explodes at 170 °C
|silver fulminate||molecular mass
Silver fulminate is a very sensitive primary explosive compound. It is most often found in "bang snaps" and other novelty pyrotechnic objects. Only very tiny amounts of silver fulminate should be prepared at once, the weight of the crystals can cause them to self detonate. Silver fulminate was first prepared in 1800 by Edward Howard in his research project to prepare a large variety of fulminates. For 200 years it has been only useful as a curiosity explosive in toys and tricks.
|ethyl alcohol||100/500-mL beaker|
|nitric acid||graduated cylinder|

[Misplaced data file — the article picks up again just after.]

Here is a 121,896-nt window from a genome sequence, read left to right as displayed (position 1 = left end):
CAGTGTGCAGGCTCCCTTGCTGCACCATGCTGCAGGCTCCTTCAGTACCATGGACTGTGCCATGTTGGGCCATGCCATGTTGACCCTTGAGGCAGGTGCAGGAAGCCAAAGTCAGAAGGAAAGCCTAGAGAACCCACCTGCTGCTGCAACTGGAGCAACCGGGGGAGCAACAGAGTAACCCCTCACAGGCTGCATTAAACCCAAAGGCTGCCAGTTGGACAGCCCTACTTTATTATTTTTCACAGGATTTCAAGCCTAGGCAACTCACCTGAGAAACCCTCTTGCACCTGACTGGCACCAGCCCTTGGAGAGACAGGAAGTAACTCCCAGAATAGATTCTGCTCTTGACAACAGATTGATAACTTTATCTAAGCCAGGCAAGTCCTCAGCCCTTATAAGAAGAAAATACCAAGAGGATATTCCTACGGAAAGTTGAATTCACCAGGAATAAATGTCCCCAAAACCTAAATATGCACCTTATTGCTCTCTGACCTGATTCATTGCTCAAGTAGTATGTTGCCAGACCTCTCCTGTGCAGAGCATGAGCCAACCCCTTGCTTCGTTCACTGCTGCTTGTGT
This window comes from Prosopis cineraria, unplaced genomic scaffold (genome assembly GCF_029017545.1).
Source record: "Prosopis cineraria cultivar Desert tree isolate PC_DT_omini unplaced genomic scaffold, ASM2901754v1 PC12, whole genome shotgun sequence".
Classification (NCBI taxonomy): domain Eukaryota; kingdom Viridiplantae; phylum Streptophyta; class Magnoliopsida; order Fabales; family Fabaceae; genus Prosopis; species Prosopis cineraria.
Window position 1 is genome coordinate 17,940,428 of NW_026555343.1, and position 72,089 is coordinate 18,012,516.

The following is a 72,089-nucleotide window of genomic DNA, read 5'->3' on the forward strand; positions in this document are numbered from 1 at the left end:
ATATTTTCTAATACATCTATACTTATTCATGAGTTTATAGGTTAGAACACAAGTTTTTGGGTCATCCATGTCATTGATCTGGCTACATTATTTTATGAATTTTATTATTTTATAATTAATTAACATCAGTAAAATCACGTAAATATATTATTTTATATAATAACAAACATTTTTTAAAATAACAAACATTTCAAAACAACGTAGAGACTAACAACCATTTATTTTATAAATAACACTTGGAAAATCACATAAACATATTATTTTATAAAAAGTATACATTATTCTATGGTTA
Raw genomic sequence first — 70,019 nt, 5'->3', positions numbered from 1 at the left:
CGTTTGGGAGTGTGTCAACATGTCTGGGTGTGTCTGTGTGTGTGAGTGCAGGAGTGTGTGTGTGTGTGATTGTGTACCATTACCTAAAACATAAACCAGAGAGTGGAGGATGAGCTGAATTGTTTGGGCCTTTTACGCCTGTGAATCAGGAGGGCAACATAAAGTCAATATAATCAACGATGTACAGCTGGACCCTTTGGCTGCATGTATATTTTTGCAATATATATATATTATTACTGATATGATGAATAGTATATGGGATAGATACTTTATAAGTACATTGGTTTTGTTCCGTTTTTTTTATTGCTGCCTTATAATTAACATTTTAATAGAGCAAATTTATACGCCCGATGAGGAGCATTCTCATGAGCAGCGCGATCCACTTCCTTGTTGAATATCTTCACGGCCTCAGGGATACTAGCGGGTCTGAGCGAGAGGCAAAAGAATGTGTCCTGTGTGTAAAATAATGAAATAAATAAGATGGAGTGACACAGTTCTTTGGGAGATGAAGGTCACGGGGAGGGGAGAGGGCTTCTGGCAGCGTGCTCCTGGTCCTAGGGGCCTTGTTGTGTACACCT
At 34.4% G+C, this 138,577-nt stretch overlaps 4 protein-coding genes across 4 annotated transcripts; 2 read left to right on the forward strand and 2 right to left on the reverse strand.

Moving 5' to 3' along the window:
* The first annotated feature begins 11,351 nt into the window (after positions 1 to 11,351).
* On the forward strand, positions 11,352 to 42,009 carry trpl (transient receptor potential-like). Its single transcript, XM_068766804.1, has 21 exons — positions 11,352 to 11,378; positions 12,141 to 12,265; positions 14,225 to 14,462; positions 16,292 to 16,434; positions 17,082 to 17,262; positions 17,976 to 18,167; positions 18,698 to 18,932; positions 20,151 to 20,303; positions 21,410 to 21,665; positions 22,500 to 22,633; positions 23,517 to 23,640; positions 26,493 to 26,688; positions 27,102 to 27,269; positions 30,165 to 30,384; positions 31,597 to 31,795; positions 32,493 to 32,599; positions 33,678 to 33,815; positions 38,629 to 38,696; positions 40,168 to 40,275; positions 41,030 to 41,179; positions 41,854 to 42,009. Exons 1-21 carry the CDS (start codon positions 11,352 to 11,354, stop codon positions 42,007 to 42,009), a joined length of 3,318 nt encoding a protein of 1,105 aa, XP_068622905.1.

Heat 8 mL of 70% nitric acid in a 100-mL beaker to 35-38 °C. Add 1 g of silver metal to the acid. While the silver is dissolving it will produce toxic nitrogen dioxide fumes, use a fume hood or get to a well ventilated area. Some heating may be required to get all of the silver to dissolve. Put 15 mL of 95% ethyl alcohol in a 500-mL beaker set into a salt-ice bath. After the silver has dissolved, slowly add the solution to the alcohol while keeping the temperature below 18 °C. More toxic nitrogen dioxide will be released. The reaction should require about 25-30 minutes to complete, after which 200 mL of cold water is added to precipitate the silver fulminate. Decant off as much of the liquid as possible then drown the crystals with water. Filter to collect the crystals and wash them with 30 mL of ethyl alcohol. Flour or starch can be added to the crystals before filtering to add some degree of stability. Store the silver fulminate away from sunlight as it can decompose. You will need a graduated cylinder for measuring liquids, and a thermometer to monitor the temperature.
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